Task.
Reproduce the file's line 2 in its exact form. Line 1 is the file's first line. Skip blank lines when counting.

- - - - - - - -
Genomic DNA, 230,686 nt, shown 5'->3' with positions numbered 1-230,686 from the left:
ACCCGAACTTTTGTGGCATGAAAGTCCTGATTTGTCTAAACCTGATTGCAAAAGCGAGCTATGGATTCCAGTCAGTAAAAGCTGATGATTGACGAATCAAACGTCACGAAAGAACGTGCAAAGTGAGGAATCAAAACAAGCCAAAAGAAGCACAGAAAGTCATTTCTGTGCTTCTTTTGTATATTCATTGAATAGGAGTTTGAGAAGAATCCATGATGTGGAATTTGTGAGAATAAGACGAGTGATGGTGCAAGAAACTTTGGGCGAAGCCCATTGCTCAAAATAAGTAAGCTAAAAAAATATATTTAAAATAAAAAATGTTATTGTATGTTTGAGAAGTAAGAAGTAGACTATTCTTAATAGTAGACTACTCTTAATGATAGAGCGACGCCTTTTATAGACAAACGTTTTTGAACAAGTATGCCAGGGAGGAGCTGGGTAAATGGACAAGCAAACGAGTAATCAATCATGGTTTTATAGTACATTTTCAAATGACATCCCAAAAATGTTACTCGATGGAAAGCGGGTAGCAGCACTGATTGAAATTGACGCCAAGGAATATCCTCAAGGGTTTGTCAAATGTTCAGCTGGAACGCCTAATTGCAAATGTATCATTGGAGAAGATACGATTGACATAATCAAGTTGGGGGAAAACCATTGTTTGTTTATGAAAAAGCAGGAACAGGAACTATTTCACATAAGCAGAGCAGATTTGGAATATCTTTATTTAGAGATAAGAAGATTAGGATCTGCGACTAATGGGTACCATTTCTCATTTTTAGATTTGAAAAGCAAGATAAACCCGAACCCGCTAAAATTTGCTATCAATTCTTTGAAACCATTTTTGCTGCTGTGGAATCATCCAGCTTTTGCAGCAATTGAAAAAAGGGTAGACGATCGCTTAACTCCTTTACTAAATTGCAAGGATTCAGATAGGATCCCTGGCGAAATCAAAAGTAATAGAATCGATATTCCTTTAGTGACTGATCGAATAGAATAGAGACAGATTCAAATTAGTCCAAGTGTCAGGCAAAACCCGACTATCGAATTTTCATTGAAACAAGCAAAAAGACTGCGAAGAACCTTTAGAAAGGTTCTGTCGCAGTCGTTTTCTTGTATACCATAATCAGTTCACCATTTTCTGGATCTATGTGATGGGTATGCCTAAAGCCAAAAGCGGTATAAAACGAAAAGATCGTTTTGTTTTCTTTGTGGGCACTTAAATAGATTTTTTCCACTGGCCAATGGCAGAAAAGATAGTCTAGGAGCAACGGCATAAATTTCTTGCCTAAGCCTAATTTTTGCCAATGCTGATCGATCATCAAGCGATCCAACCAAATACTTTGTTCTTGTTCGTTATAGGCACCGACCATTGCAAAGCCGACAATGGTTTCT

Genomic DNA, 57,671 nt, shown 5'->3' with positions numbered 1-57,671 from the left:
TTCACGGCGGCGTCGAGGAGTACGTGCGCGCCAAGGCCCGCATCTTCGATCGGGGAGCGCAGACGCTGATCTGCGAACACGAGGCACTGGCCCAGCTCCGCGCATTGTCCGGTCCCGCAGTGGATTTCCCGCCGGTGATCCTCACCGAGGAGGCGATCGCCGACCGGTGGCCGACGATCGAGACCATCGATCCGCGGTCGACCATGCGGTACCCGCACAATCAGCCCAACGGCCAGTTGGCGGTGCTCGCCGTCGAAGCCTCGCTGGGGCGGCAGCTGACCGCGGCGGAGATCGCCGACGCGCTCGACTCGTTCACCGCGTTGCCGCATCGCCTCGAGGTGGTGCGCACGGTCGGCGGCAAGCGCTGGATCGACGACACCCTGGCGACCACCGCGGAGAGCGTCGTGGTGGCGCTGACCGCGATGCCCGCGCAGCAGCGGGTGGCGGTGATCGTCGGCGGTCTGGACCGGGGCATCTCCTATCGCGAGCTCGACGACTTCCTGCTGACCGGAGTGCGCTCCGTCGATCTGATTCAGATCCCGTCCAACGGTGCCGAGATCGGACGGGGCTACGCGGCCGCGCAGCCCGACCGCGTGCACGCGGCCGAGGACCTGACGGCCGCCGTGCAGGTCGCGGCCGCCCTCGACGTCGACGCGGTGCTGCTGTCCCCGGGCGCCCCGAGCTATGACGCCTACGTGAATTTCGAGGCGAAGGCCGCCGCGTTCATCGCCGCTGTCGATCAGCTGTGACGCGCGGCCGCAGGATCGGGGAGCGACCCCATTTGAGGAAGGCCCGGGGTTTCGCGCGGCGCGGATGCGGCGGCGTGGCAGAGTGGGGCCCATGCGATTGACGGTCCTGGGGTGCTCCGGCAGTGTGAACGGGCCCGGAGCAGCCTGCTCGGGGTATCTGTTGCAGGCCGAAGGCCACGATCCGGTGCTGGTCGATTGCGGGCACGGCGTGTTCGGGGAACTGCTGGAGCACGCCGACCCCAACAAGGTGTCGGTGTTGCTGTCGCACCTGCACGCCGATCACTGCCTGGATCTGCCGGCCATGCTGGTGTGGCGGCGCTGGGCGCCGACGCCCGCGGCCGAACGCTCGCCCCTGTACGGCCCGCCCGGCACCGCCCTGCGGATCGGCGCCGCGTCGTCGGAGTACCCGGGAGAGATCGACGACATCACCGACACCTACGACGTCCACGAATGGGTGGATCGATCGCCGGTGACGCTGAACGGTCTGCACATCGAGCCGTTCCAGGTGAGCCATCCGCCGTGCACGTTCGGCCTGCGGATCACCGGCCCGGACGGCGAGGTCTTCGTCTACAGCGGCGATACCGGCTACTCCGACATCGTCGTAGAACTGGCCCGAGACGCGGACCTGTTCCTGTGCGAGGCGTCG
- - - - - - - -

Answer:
ACCCGAACTTTTGTGGCATGAAAGTCCTGATTTGTCTAAACCTGATTGCAAAAGCGAGCTATGGATTCCAGTCAGTAAAAGCTGATGATTGACGAATCAAACGTCACGAAAGAACGTGCAAAGTGAGGAATCAAAACAAGCCAAAAGAAGCACAGAAAGTCATTTCTGTGCTTCTTTTGTATATTCATTGAATAGGAGTTTGAGAAGAATCCATGATGTGGAATTTGTGAGAATAAGACGAGTGATGGTGCAAGAAACTTTGGGCGAAGCCCATTGCTCAAAATAAGTAAGCTAAAAAAATATATTTAAAATAAAAAATGTTATTGTATGTTTGAGAAGTAAGAAGTAGACTATTCTTAATAGTAGACTACTCTTAATGATAGAGCGACGCCTTTTATAGACAAACGTTTTTGAACAAGTATGCCAGGGAGGAGCTGGGTAAATGGACAAGCAAACGAGTAATCAATCATGGTTTTATAGTACATTTTCAAATGACATCCCAAAAATGTTACTCGATGGAAAGCGGGTAGCAGCACTGATTGAAATTGACGCCAAGGAATATCCTCAAGGGTTTGTCAAATGTTCAGCTGGAACGCCTAATTGCAAATGTATCATTGGAGAAGATACGATTGACATAATCAAGTTGGGGGAAAACCATTGTTTGTTTATGAAAAAGCAGGAACAGGAACTATTTCACATAAGCAGAGCAGATTTGGAATATCTTTATTTAGAGATAAGAAGATTAGGATCTGCGACTAATGGGTACCATTTCTCATTTTTAGATTTGAAAAGCAAGATAAACCCGAACCCGCTAAAATTTGCTATCAATTCTTTGAAACCATTTTTGCTGCTGTGGAATCATCCAGCTTTTGCAGCAATTGAAAAAAGGGTAGACGATCGCTTAACTCCTTTACTAAATTGCAAGGATTCAGATAGGATCCCTGGCGAAATCAAAAGTAATAGAATCGATATTCCTTTAGTGACTGATCGAATAGAATAGAGACAGATTCAAATTAGTCCAAGTGTCAGGCAAAACCCGACTATCGAATTTTCATTGAAACAAGCAAAAAGACTGCGAAGAACCTTTAGAAAGGTTCTGTCGCAGTCGTTTTCTTGTATACCATAATCAGTTCACCATTTTCTGGATCTATGTGATGGGTATGCCTAAAGCCAAAAGCGGTATAAAACGAAAAGATCGTTTTGTTTTCTTTGTGGGCACTTAAATAGATTTTTTCCACTGGCCAATGGCAGAAAAGATAGTCTAGGAGCAACGGCATAAATTTCTTGCCTAAGCCTAATTTTTGCCAATGCTGATCGATCATCAAGCGATCCAACCAAATACTTTGTTCTTGTTCGTTATAGGCACCGACCATTGCAAAGCCGACAATGGTTTCT